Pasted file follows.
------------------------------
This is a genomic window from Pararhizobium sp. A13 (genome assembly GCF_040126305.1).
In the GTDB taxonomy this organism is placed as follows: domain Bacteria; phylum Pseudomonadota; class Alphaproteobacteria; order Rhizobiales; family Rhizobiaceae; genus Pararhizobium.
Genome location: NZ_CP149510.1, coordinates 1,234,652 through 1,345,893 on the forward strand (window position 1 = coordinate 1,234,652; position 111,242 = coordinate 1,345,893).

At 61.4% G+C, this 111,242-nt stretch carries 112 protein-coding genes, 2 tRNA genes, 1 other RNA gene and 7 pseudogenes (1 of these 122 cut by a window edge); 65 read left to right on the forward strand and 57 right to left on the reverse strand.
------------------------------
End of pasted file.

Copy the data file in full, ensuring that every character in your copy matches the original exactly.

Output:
This is a genomic window from Pararhizobium sp. A13 (genome assembly GCF_040126305.1).
In the GTDB taxonomy this organism is placed as follows: domain Bacteria; phylum Pseudomonadota; class Alphaproteobacteria; order Rhizobiales; family Rhizobiaceae; genus Pararhizobium.
Genome location: NZ_CP149510.1, coordinates 1,234,652 through 1,345,893 on the forward strand (window position 1 = coordinate 1,234,652; position 111,242 = coordinate 1,345,893).

At 61.4% G+C, this 111,242-nt stretch carries 112 protein-coding genes, 2 tRNA genes, 1 other RNA gene and 7 pseudogenes (1 of these 122 cut by a window edge); 65 read left to right on the forward strand and 57 right to left on the reverse strand.